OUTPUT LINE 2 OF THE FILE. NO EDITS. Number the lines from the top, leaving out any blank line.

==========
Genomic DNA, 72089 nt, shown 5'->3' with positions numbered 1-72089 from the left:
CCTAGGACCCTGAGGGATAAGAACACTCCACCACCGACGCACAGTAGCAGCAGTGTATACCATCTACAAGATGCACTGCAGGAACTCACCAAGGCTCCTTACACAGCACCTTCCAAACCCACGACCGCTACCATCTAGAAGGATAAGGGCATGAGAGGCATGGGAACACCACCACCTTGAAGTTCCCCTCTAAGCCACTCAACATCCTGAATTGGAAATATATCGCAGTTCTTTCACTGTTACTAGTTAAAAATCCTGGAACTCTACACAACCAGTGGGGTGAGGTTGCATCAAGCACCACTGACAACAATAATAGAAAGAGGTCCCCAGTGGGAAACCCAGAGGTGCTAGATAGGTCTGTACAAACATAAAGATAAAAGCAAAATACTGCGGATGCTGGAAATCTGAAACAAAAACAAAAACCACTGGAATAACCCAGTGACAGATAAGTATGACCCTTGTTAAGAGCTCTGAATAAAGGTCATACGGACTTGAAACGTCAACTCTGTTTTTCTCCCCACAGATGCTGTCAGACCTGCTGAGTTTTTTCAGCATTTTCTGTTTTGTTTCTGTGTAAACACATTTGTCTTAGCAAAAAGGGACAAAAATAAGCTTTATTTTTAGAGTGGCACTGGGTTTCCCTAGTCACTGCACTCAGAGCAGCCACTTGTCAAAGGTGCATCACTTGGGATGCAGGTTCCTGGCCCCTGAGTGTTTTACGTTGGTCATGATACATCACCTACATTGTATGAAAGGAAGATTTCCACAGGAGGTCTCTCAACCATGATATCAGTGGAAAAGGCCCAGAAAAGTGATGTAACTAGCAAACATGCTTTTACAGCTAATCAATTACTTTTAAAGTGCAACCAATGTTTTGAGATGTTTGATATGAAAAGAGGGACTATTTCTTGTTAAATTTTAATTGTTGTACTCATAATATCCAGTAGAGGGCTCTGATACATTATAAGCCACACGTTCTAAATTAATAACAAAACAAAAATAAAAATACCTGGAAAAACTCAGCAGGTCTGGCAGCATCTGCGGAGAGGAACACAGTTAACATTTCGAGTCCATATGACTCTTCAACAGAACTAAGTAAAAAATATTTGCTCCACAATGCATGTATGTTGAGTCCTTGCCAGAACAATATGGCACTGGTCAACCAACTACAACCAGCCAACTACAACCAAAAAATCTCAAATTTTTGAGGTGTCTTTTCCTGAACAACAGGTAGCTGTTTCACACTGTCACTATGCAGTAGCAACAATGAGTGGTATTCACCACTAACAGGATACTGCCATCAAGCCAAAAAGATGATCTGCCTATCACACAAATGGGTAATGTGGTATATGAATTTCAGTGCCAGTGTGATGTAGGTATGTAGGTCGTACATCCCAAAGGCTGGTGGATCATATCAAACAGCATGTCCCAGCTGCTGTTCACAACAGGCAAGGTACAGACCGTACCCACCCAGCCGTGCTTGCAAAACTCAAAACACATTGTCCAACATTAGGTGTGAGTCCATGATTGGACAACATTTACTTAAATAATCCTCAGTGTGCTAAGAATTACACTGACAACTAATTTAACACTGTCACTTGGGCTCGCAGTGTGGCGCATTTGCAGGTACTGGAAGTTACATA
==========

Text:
CCTAGGACCCTGAGGGATAAGAACACTCCACCACCGACGCACAGTAGCAGCAGTGTATACCATCTACAAGATGCACTGCAGGAACTCACCAAGGCTCCTTACACAGCACCTTCCAAACCCACGACCGCTACCATCTAGAAGGATAAGGGCATGAGAGGCATGGGAACACCACCACCTTGAAGTTCCCCTCTAAGCCACTCAACATCCTGAATTGGAAATATATCGCAGTTCTTTCACTGTTACTAGTTAAAAATCCTGGAACTCTACACAACCAGTGGGGTGAGGTTGCATCAAGCACCACTGACAACAATAATAGAAAGAGGTCCCCAGTGGGAAACCCAGAGGTGCTAGATAGGTCTGTACAAACATAAAGATAAAAGCAAAATACTGCGGATGCTGGAAATCTGAAACAAAAACAAAAACCACTGGAATAACCCAGTGACAGATAAGTATGACCCTTGTTAAGAGCTCTGAATAAAGGTCATACGGACTTGAAACGTCAACTCTGTTTTTCTCCCCACAGATGCTGTCAGACCTGCTGAGTTTTTTCAGCATTTTCTGTTTTGTTTCTGTGTAAACACATTTGTCTTAGCAAAAAGGGACAAAAATAAGCTTTATTTTTAGAGTGGCACTGGGTTTCCCTAGTCACTGCACTCAGAGCAGCCACTTGTCAAAGGTGCATCACTTGGGATGCAGGTTCCTGGCCCCTGAGTGTTTTACGTTGGTCATGATACATCACCTACATTGTATGAAAGGAAGATTTCCACAGGAGGTCTCTCAACCATGATATCAGTGGAAAAGGCCCAGAAAAGTGATGTAACTAGCAAACATGCTTTTACAGCTAATCAATTACTTTTAAAGTGCAACCAATGTTTTGAGATGTTTGATATGAAAAGAGGGACTATTTCTTGTTAAATTTTAATTGTTGTACTCATAATATCCAGTAGAGGGCTCTGATACATTATAAGCCACACGTTCTAAATTAATAACAAAACAAAAATAAAAATACCTGGAAAAACTCAGCAGGTCTGGCAGCATCTGCGGAGAGGAACACAGTTAACATTTCGAGTCCATATGACTCTTCAACAGAACTAAGTAAAAAATATTTGCTCCACAATGCATGTATGTTGAGTCCTTGCCAGAACAATATGGCACTGGTCAACCAACTACAACCAGCCAACTACAACCAAAAAATCTCAAATTTTTGAGGTGTCTTTTCCTGAACAACAGGTAGCTGTTTCACACTGTCACTATGCAGTAGCAACAATGAGTGGTATTCACCACTAACAGGATACTGCCATCAAGCCAAAAAGATGATCTGCCTATCACACAAATGGGTAATGTGGTATATGAATTTCAGTGCCAGTGTGATGTAGGTATGTAGGTCGTACATCCCAAAGGCTGGTGGATCATATCAAACAGCATGTCCCAGCTGCTGTTCACAACAGGCAAGGTACAGACCGTACCCACCCAGCCGTGCTTGCAAAACTCAAAACACATTGTCCAACATTAGGTGTGAGTCCATGATTGGACAACATTTACTTAAATAATCCTCAGTGTGCTAAGAATTACACTGACAACTAATTTAACACTGTCACTTGGGCTCGCAGTGTGGCGCATTTGCAGGTACTGGAAGTTACATA